Philo, Ohio: Near the Muskingum River. Tarsometatarsus found in pre-contact midden, dates from ca. 1100-1500. Elevation 735′.
Sciotto County, Ohio: Same as above. Elevation of the site is 1050′, but the nearby Sciotto River is lower. The site is about 10 miles from the Ohio, and the elevation at the confluence is 533′.
Ross County, Ohio: Same as above. Also on the Sciotto River but farther upstream. Elevation 863′
Near Troy, Ohio: Near the Miami River, March 1804 sight record by Gerard Hopkins, a Quaker envoy to the Miami and Pottwatomi. The report includes a description, “. . . resembling the red headed woodcock of Maryland, except that its head is black and its bill ivory. ” (Leese 2001). Omitted from the map because it doesn’t involve a specimen, but included here because it adds weight to the archaeological records.
Franklin County, Indiana: Report of a specimen, 1869, now lost. Elevation at least 490′. Probably along the Whitewater River, an Ohio tributary. There are a number of early reports from Indiana, but no other reported specimens and no archaeological records. In light of Audubon’s collection at Henderson, KY (just across the Ohio River) as well as the Ohio records, it seems likely that ivorybills were present in parts of Indiana into the 19th century.
Henderson, Kentucky: Female specimen collected by Audubon in July 1810 and used as a model for his first painting of the species. Elevation 400′. This record does not appear in the Recovery Plan or Jackson, and it seems to have been overlooked by researchers. Audubon’s own notation describes the location as “Red Banks”, on the Ohio River at the northernmost limit of the cypress-tupelo association, well upstream from the confluence with the Mississippi. Article by R. Haven Wiley in Kentucky Warbler, May 1970.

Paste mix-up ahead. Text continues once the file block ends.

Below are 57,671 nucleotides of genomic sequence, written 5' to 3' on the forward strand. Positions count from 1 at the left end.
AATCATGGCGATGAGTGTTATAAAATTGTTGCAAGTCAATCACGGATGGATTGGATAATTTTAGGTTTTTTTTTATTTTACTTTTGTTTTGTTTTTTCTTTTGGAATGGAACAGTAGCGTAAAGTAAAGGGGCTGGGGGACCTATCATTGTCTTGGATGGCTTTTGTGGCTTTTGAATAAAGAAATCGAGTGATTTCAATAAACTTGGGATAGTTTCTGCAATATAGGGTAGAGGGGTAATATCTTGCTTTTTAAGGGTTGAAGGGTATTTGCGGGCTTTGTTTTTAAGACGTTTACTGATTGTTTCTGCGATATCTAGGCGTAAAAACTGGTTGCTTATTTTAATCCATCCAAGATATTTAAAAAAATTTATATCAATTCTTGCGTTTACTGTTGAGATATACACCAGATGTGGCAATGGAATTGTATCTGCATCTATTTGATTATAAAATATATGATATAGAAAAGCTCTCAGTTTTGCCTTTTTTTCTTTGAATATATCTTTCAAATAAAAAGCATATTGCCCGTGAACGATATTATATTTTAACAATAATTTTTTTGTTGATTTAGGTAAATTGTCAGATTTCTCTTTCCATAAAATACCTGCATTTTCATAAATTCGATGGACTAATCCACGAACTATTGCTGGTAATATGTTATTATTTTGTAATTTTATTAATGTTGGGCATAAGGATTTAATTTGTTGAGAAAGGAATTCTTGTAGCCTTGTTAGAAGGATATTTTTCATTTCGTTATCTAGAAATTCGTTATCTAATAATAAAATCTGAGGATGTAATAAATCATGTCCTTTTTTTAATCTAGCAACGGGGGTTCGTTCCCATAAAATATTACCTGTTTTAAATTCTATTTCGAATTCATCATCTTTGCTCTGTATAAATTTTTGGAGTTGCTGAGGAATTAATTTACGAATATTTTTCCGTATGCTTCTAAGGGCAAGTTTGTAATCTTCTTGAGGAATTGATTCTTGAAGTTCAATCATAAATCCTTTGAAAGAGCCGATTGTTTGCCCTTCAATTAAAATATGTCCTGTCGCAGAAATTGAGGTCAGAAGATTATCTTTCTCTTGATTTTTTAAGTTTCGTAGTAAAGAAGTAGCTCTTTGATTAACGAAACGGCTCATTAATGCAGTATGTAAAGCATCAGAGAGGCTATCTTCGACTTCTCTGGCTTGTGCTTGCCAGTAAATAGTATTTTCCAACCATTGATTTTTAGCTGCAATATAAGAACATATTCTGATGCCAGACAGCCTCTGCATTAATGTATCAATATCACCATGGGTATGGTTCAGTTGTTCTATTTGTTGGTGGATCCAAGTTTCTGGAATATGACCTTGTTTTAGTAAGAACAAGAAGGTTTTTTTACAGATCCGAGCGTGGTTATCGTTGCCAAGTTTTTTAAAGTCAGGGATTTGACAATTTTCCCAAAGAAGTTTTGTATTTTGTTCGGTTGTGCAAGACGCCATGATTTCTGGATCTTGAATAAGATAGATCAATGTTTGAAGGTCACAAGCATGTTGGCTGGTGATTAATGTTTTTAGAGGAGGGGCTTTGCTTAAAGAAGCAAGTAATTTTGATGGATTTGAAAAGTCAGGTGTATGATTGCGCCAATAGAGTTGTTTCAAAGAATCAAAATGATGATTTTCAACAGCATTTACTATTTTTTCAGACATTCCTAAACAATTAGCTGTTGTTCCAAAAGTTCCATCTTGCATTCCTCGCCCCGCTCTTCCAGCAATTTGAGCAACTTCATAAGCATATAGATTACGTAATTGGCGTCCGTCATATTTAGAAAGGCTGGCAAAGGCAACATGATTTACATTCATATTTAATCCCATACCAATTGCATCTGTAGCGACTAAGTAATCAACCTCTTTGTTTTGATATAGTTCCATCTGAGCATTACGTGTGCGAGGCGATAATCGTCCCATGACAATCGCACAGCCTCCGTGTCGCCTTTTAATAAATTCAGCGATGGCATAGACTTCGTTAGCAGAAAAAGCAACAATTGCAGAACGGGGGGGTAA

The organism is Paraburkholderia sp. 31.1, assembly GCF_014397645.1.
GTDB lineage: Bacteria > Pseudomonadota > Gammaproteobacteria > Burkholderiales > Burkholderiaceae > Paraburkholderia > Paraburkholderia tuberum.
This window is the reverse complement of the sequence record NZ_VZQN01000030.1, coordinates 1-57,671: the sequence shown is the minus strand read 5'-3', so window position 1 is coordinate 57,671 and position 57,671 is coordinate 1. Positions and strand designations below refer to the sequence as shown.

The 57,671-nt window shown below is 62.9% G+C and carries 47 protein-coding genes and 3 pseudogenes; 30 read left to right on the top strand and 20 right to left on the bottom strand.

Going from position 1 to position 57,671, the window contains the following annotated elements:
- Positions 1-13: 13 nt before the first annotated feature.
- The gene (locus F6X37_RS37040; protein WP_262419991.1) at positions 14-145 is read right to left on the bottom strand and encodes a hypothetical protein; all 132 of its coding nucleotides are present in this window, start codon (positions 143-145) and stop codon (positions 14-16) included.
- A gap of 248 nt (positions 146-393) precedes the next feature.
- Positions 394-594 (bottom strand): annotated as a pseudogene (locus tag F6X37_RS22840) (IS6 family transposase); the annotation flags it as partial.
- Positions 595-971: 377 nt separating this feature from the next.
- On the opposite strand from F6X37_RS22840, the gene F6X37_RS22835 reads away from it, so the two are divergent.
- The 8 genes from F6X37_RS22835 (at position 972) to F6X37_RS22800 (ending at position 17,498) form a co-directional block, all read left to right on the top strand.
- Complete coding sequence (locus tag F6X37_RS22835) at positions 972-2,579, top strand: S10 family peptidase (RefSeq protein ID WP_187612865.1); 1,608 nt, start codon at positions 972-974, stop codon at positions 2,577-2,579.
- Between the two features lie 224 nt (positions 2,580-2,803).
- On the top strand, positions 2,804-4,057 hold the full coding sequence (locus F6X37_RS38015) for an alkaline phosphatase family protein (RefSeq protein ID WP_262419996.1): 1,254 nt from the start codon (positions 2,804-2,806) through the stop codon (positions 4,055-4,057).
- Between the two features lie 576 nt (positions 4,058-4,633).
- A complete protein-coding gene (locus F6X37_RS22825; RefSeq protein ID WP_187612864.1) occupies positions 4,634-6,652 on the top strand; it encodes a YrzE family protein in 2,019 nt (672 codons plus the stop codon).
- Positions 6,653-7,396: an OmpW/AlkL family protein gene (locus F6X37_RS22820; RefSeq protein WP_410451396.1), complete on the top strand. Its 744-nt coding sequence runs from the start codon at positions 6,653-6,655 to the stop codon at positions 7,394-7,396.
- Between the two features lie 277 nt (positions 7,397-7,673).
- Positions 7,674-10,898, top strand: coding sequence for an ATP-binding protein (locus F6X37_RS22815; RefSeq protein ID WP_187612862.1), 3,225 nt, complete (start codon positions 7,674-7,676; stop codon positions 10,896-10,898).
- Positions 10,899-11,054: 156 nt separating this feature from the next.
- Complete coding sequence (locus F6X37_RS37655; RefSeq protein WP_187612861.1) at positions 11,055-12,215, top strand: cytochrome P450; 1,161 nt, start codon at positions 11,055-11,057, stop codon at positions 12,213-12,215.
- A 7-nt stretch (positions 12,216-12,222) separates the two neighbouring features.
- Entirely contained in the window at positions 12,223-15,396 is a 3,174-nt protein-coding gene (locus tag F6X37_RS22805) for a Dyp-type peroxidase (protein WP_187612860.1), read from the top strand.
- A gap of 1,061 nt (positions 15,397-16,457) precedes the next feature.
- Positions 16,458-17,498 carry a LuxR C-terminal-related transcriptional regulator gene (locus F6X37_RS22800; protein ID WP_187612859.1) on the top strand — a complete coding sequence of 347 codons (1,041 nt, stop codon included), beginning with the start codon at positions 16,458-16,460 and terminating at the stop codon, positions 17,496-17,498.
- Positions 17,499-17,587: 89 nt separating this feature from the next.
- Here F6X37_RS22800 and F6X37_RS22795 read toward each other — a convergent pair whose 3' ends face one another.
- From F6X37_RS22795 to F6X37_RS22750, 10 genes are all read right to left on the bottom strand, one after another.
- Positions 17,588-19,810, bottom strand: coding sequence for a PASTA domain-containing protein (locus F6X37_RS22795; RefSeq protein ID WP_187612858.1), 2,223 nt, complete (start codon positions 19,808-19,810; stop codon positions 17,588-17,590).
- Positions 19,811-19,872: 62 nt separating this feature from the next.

Stanford, Kentucky: Pair reported, with one specimen collected by a Colonel Fleming, 1790. Record accepted by Tanner in 1989. Elevation 942′. The Dix River, which flows into the Kentucky and thence the Ohio, is nearby.
Cahokia Mounds, Illinois: East of the confluence of the Mississippi and the Missouri, 1500s or earlier, tarsometatarsus. Elevation 490′.
Forest Park, Missouri or Vicinity: West of the confluence of the Mississippi and Missouri. Specimen collected 1896 and in the collection of the Colorado Museum of Natural History. Elevation approximately 500′.
I find it interesting that Ohio is the state with the most pre-contact records involving likely food items – 3 out of a total of 4-6.
With regard to Missouri and the Missouri River watershed, Hasbrouck accepted reports from Fayette and Kansas City, and given the overall picture, this does not seem implausible. In addition, there were persistent reports from the vicinity of Lake of the Ozarks, in the Missouri River watershed, until the end of the 1940s; Tanner received information about Missouri reports from local Audubon society officers but apparently disregarded it. There’s no way to assess the validity of these old, anecdotal claims and no evidence to support them, but given this perspective on the historic range, they may be somewhat less far-fetched than it seems at first glance.